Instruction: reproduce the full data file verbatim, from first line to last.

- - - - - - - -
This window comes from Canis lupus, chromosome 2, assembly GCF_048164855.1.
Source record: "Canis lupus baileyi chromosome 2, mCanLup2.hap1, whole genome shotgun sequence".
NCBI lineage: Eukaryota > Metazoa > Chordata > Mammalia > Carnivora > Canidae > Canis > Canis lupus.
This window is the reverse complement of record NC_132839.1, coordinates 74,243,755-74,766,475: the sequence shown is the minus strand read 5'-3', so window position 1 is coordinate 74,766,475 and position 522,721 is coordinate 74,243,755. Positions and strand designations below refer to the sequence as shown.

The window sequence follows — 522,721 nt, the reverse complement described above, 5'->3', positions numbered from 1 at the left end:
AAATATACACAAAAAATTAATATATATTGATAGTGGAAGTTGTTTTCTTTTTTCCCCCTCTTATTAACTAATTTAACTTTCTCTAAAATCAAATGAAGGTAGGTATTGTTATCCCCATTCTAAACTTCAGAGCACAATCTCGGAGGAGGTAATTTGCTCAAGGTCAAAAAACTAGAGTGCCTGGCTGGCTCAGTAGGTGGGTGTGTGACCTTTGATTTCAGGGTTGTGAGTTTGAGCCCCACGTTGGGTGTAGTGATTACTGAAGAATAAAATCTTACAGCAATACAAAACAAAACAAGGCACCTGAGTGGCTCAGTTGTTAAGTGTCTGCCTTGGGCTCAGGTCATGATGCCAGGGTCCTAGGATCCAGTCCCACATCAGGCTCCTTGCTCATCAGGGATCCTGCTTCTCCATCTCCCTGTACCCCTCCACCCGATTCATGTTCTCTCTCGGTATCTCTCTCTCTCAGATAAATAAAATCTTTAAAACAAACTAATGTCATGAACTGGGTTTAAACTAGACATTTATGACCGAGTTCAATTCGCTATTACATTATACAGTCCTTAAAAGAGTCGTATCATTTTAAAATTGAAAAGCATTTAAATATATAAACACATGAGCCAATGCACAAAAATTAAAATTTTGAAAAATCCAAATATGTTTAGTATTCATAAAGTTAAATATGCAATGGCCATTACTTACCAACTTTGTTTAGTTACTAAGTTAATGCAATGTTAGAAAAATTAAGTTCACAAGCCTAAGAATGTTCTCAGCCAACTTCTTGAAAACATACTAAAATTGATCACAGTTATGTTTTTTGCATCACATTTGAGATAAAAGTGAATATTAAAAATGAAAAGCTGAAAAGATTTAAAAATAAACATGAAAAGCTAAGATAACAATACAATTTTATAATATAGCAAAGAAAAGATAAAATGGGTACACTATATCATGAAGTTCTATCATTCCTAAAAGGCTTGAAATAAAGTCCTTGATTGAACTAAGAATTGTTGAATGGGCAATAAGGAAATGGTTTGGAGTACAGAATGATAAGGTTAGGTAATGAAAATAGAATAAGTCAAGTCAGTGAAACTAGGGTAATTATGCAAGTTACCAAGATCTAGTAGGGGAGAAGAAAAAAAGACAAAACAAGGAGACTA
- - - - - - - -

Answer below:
This window comes from Canis lupus, chromosome 2, assembly GCF_048164855.1.
Source record: "Canis lupus baileyi chromosome 2, mCanLup2.hap1, whole genome shotgun sequence".
NCBI lineage: Eukaryota > Metazoa > Chordata > Mammalia > Carnivora > Canidae > Canis > Canis lupus.
This window is the reverse complement of record NC_132839.1, coordinates 74,243,755-74,766,475: the sequence shown is the minus strand read 5'-3', so window position 1 is coordinate 74,766,475 and position 522,721 is coordinate 74,243,755. Positions and strand designations below refer to the sequence as shown.

The window sequence follows — 522,721 nt, the reverse complement described above, 5'->3', positions numbered from 1 at the left end:
AAATATACACAAAAAATTAATATATATTGATAGTGGAAGTTGTTTTCTTTTTTCCCCCTCTTATTAACTAATTTAACTTTCTCTAAAATCAAATGAAGGTAGGTATTGTTATCCCCATTCTAAACTTCAGAGCACAATCTCGGAGGAGGTAATTTGCTCAAGGTCAAAAAACTAGAGTGCCTGGCTGGCTCAGTAGGTGGGTGTGTGACCTTTGATTTCAGGGTTGTGAGTTTGAGCCCCACGTTGGGTGTAGTGATTACTGAAGAATAAAATCTTACAGCAATACAAAACAAAACAAGGCACCTGAGTGGCTCAGTTGTTAAGTGTCTGCCTTGGGCTCAGGTCATGATGCCAGGGTCCTAGGATCCAGTCCCACATCAGGCTCCTTGCTCATCAGGGATCCTGCTTCTCCATCTCCCTGTACCCCTCCACCCGATTCATGTTCTCTCTCGGTATCTCTCTCTCTCAGATAAATAAAATCTTTAAAACAAACTAATGTCATGAACTGGGTTTAAACTAGACATTTATGACCGAGTTCAATTCGCTATTACATTATACAGTCCTTAAAAGAGTCGTATCATTTTAAAATTGAAAAGCATTTAAATATATAAACACATGAGCCAATGCACAAAAATTAAAATTTTGAAAAATCCAAATATGTTTAGTATTCATAAAGTTAAATATGCAATGGCCATTACTTACCAACTTTGTTTAGTTACTAAGTTAATGCAATGTTAGAAAAATTAAGTTCACAAGCCTAAGAATGTTCTCAGCCAACTTCTTGAAAACATACTAAAATTGATCACAGTTATGTTTTTTGCATCACATTTGAGATAAAAGTGAATATTAAAAATGAAAAGCTGAAAAGATTTAAAAATAAACATGAAAAGCTAAGATAACAATACAATTTTATAATATAGCAAAGAAAAGATAAAATGGGTACACTATATCATGAAGTTCTATCATTCCTAAAAGGCTTGAAATAAAGTCCTTGATTGAACTAAGAATTGTTGAATGGGCAATAAGGAAATGGTTTGGAGTACAGAATGATAAGGTTAGGTAATGAAAATAGAATAAGTCAAGTCAGTGAAACTAGGGTAATTATGCAAGTTACCAAGATCTAGTAGGGGAGAAGAAAAAAAGACAAAACAAGGAGACTA